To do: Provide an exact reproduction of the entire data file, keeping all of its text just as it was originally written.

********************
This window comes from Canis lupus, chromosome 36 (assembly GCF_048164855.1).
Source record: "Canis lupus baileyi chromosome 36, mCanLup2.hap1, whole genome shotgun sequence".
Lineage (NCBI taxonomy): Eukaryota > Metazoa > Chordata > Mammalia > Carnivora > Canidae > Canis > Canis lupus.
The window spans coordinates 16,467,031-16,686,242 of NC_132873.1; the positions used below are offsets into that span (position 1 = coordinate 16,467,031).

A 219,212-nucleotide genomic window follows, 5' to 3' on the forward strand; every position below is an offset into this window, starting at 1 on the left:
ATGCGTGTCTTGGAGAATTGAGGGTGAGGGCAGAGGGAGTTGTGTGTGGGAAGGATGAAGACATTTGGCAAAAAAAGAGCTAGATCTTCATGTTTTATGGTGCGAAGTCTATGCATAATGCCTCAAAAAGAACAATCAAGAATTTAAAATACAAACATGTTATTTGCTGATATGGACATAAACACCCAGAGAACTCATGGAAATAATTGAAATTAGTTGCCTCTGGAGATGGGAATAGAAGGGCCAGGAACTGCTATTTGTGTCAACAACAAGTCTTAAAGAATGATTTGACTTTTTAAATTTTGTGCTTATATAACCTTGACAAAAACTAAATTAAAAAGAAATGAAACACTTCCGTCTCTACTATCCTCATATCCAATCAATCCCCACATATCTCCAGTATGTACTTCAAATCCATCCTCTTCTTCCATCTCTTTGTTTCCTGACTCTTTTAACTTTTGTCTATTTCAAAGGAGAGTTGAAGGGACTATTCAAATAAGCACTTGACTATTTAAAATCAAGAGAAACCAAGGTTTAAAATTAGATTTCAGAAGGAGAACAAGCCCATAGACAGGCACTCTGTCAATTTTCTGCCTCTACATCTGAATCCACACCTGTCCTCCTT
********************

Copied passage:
This window comes from Canis lupus, chromosome 36 (assembly GCF_048164855.1).
Source record: "Canis lupus baileyi chromosome 36, mCanLup2.hap1, whole genome shotgun sequence".
Lineage (NCBI taxonomy): Eukaryota > Metazoa > Chordata > Mammalia > Carnivora > Canidae > Canis > Canis lupus.
The window spans coordinates 16,467,031-16,686,242 of NC_132873.1; the positions used below are offsets into that span (position 1 = coordinate 16,467,031).

A 219,212-nucleotide genomic window follows, 5' to 3' on the forward strand; every position below is an offset into this window, starting at 1 on the left:
ATGCGTGTCTTGGAGAATTGAGGGTGAGGGCAGAGGGAGTTGTGTGTGGGAAGGATGAAGACATTTGGCAAAAAAAGAGCTAGATCTTCATGTTTTATGGTGCGAAGTCTATGCATAATGCCTCAAAAAGAACAATCAAGAATTTAAAATACAAACATGTTATTTGCTGATATGGACATAAACACCCAGAGAACTCATGGAAATAATTGAAATTAGTTGCCTCTGGAGATGGGAATAGAAGGGCCAGGAACTGCTATTTGTGTCAACAACAAGTCTTAAAGAATGATTTGACTTTTTAAATTTTGTGCTTATATAACCTTGACAAAAACTAAATTAAAAAGAAATGAAACACTTCCGTCTCTACTATCCTCATATCCAATCAATCCCCACATATCTCCAGTATGTACTTCAAATCCATCCTCTTCTTCCATCTCTTTGTTTCCTGACTCTTTTAACTTTTGTCTATTTCAAAGGAGAGTTGAAGGGACTATTCAAATAAGCACTTGACTATTTAAAATCAAGAGAAACCAAGGTTTAAAATTAGATTTCAGAAGGAGAACAAGCCCATAGACAGGCACTCTGTCAATTTTCTGCCTCTACATCTGAATCCACACCTGTCCTCCTT